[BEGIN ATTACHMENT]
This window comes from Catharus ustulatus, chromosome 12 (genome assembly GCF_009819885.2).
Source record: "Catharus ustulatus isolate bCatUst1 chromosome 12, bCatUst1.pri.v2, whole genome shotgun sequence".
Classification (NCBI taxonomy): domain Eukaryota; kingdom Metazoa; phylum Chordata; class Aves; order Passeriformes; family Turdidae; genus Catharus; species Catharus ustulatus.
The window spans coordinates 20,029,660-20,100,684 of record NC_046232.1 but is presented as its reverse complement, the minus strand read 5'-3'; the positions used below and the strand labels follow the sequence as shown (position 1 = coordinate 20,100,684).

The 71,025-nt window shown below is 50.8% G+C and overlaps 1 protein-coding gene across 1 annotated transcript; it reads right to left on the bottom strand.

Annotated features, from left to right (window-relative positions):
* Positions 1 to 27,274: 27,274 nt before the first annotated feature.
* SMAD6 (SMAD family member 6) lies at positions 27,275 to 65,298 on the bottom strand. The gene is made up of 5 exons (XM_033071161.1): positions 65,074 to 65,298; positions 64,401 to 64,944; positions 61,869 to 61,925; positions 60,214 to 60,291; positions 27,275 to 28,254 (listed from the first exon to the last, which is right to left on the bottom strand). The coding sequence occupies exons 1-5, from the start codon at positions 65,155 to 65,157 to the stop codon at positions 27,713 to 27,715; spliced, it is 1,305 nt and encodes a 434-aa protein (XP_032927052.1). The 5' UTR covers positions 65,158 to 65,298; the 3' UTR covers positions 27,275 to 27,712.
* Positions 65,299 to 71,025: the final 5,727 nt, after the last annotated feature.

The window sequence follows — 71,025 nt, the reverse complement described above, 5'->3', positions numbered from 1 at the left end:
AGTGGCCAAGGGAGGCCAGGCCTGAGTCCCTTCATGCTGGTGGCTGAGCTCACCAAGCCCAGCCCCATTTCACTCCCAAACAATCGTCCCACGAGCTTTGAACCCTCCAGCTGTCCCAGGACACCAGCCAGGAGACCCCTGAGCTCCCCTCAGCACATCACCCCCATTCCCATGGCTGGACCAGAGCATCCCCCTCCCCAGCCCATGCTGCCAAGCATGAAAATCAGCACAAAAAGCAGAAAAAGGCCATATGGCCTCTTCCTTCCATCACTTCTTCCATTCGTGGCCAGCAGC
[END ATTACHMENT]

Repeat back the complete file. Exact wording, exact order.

This window comes from Catharus ustulatus, chromosome 12 (genome assembly GCF_009819885.2).
Source record: "Catharus ustulatus isolate bCatUst1 chromosome 12, bCatUst1.pri.v2, whole genome shotgun sequence".
Classification (NCBI taxonomy): domain Eukaryota; kingdom Metazoa; phylum Chordata; class Aves; order Passeriformes; family Turdidae; genus Catharus; species Catharus ustulatus.
The window spans coordinates 20,029,660-20,100,684 of record NC_046232.1 but is presented as its reverse complement, the minus strand read 5'-3'; the positions used below and the strand labels follow the sequence as shown (position 1 = coordinate 20,100,684).

The 71,025-nt window shown below is 50.8% G+C and overlaps 1 protein-coding gene across 1 annotated transcript; it reads right to left on the bottom strand.

Annotated features, from left to right (window-relative positions):
* Positions 1 to 27,274: 27,274 nt before the first annotated feature.
* SMAD6 (SMAD family member 6) lies at positions 27,275 to 65,298 on the bottom strand. The gene is made up of 5 exons (XM_033071161.1): positions 65,074 to 65,298; positions 64,401 to 64,944; positions 61,869 to 61,925; positions 60,214 to 60,291; positions 27,275 to 28,254 (listed from the first exon to the last, which is right to left on the bottom strand). The coding sequence occupies exons 1-5, from the start codon at positions 65,155 to 65,157 to the stop codon at positions 27,713 to 27,715; spliced, it is 1,305 nt and encodes a 434-aa protein (XP_032927052.1). The 5' UTR covers positions 65,158 to 65,298; the 3' UTR covers positions 27,275 to 27,712.
* Positions 65,299 to 71,025: the final 5,727 nt, after the last annotated feature.

The window sequence follows — 71,025 nt, the reverse complement described above, 5'->3', positions numbered from 1 at the left end:
AGTGGCCAAGGGAGGCCAGGCCTGAGTCCCTTCATGCTGGTGGCTGAGCTCACCAAGCCCAGCCCCATTTCACTCCCAAACAATCGTCCCACGAGCTTTGAACCCTCCAGCTGTCCCAGGACACCAGCCAGGAGACCCCTGAGCTCCCCTCAGCACATCACCCCCATTCCCATGGCTGGACCAGAGCATCCCCCTCCCCAGCCCATGCTGCCAAGCATGAAAATCAGCACAAAAAGCAGAAAAAGGCCATATGGCCTCTTCCTTCCATCACTTCTTCCATTCGTGGCCAGCAGC